The end of the year always brings out interesting reviews, comparisons or rankings. Automotive magazine, MotorTrend compiled a list of the most popular luxury sport sedans, in the $50,000 range.
As one would expect, the current generation E60 BMW 5 Series made the list along with some of its classic competitors: Audi A6, Cadillac CTS, Lexus GS, Mercedes-Benz E-Class or the Infiniti M35.
The BMW chosen was the 535i powered by the six-cylinder twin-turbo engine with 300 horsepower and 300 lb-ft of torque. Despite the upcoming bodystyle change, the E60 5 Series takes the crown this time as well, outclassing the Audi A6 3.0T Quattro and the Mercedes-Benz E350.
Here is an excerpt from their review:
Scan the present offerings — Acura RL, Audi A6 3.0T, BMW 535i, Cadillac CTS 3.6 DI, Infiniti M35, Jaguar XF 4.2, Lexus GS 350, and Mercedes-Benz E350 — and the average base price comes out to nearly $49,000, with a high of $52,000 (XF) and a low of $44,650 (CTS). Through September 2009, sales of these nameplates were down 29 percent compared with 2008, but that still translates to nearly 110,000 Americans writing $50,000 checks during those nine months. Recession? That just means S-Class buyers and the like are stepping down to E-Class territory.
To determine which of these eight sport sedans best justifies its premium pricetag, we headed to the formidable and telling roads in Malibu, where our assembly of editors scrutinized, evaluated, and debated the merits (and demerits) of each.
1ST PLACE: BMW 535i
The fifth-generation, Chris Bangle-designed “E60” 5 Series quickly knocked any notions of “past its prime” right out of our collective heads. “Yeah, I know it’s old, but I love, love, love this car,” writes Ed Loh. “So much fun to drive, even if I can’t give the car bonus points for allowing me to row the gears myself. Unlike many here, this one actually feels fast. Sonorous engine note, excellent driver controls (M Sport steering wheel and shifter), and near-telepathic steering.”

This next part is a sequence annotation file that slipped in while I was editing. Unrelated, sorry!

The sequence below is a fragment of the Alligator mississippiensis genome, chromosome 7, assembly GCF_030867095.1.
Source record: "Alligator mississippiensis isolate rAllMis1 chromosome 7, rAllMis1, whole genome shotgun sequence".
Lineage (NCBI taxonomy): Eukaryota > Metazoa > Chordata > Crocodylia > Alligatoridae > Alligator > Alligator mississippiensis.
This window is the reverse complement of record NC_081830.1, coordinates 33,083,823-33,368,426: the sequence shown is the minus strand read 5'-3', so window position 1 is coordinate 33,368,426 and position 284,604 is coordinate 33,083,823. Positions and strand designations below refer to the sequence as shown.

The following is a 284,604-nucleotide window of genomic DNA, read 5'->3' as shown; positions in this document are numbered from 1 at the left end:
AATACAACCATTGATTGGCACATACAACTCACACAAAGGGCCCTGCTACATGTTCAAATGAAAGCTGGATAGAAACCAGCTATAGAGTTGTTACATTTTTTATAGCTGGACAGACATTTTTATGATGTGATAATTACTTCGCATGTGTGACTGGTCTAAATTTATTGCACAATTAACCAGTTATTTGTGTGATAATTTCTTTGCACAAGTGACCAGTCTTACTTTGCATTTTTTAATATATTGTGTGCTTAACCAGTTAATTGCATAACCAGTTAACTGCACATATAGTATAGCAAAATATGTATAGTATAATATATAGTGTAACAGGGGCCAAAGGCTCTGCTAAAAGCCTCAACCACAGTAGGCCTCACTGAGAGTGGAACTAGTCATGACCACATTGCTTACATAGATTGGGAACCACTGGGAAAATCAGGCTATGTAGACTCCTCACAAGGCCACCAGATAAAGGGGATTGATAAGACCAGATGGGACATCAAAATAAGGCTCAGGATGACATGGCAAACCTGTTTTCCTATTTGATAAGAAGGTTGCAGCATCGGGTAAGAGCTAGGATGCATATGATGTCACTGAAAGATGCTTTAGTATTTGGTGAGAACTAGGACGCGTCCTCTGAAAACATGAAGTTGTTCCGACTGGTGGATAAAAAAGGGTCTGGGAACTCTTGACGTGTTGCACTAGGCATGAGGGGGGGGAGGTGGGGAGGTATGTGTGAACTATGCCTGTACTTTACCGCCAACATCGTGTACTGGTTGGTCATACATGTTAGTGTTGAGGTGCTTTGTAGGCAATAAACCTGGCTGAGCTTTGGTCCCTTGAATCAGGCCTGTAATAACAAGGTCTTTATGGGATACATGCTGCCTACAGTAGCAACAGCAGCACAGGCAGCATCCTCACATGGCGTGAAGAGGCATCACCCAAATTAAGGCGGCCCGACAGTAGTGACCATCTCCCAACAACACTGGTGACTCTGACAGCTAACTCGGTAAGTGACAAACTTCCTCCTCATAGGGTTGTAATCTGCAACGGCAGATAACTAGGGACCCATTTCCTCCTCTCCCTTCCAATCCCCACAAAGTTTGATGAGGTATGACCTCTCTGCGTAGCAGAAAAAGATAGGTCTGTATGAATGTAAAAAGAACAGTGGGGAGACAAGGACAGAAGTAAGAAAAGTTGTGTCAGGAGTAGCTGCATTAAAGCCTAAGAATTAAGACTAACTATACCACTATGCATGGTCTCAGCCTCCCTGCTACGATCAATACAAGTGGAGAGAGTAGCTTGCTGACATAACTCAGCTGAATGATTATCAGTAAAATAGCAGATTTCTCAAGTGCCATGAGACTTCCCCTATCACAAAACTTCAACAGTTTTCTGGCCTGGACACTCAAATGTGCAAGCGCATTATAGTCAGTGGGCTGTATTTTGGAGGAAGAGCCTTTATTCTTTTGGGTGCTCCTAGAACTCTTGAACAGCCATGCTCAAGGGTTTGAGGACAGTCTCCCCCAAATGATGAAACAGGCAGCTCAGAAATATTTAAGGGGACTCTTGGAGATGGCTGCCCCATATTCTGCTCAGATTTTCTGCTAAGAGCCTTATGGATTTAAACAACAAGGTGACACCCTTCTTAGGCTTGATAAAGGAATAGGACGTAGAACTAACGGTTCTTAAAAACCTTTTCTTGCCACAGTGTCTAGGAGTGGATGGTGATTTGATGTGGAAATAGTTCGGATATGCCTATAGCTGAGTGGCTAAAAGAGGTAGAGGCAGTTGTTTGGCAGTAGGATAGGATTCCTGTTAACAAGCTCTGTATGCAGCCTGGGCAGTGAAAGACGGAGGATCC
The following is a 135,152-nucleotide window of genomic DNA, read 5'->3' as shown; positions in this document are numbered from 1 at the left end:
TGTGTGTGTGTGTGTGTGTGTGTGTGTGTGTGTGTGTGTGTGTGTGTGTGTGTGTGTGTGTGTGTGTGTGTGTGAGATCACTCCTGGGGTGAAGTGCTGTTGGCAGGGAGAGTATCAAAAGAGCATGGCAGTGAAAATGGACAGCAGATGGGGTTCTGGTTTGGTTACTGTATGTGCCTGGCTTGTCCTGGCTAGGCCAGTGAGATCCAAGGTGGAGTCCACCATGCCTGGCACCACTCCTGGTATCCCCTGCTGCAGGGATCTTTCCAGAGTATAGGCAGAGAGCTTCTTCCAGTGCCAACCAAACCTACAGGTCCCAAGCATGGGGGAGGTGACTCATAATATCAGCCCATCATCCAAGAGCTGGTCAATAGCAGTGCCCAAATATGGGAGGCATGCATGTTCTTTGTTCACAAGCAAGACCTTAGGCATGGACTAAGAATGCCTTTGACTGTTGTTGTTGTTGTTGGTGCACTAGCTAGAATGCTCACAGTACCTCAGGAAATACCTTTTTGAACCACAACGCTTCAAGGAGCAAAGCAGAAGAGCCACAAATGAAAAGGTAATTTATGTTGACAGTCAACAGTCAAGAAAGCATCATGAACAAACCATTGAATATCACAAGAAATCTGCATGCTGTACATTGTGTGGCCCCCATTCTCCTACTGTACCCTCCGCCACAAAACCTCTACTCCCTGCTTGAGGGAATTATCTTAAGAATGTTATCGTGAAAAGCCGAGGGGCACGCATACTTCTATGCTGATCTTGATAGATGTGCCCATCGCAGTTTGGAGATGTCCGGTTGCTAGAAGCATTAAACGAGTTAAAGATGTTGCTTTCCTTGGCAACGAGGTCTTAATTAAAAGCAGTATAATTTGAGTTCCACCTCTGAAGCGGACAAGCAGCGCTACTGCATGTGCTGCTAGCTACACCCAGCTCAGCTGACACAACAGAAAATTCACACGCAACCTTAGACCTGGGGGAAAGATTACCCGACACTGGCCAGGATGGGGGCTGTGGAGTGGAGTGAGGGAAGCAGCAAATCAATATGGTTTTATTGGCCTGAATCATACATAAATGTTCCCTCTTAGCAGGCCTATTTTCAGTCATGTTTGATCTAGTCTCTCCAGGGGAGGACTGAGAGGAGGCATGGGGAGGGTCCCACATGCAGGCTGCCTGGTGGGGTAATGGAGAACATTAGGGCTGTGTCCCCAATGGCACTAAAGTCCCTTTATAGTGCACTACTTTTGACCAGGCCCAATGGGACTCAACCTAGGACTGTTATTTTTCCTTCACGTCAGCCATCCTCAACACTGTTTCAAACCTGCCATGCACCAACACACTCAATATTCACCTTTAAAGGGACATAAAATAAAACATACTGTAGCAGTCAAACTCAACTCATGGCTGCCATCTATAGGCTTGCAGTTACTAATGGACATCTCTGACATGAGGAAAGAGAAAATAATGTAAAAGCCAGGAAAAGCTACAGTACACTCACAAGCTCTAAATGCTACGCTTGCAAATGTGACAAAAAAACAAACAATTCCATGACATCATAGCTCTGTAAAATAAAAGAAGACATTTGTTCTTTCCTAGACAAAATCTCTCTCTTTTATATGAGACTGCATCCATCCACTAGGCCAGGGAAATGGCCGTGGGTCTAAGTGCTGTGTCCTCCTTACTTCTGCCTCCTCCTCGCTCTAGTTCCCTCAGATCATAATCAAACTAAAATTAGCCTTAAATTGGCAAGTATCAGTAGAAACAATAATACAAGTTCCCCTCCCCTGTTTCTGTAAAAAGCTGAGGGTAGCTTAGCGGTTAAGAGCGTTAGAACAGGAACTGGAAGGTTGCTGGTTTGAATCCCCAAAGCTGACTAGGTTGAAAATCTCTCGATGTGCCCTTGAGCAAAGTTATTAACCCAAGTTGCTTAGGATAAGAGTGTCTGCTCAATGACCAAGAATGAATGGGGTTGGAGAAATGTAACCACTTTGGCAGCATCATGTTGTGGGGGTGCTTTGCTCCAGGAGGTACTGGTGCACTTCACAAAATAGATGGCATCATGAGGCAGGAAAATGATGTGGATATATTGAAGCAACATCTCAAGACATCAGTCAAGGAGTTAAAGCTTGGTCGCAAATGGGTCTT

Our other editors’ notebook commentaries read much like Ed’s — and for good reason. The 535i’s twin-turbo inline-six romps with a neat 300 horses and 300 pound-feet; it’s seemingly always on the boil, ready with plentiful torque and go at almost any rpm — even with the optional six-speed auto (a six-speed manual is standard).
Indeed, the motor doesn’t really feel like a turbo — it suffers from zero lag, and any turbo whine is well-muted. All you notice is smooth power. Speed comes easily to the 535i: It delivered the quickest 0-to-60 time and tied the Lexus’ quarter-mile elapsed time. Yet the Bimmer also tied with the Lexus for best observed fuel efficiency (it and the GS 350 being the two lightest cars in the field).
To read the detailed comparison (well worth it in our opinion), head over to MotorTrend.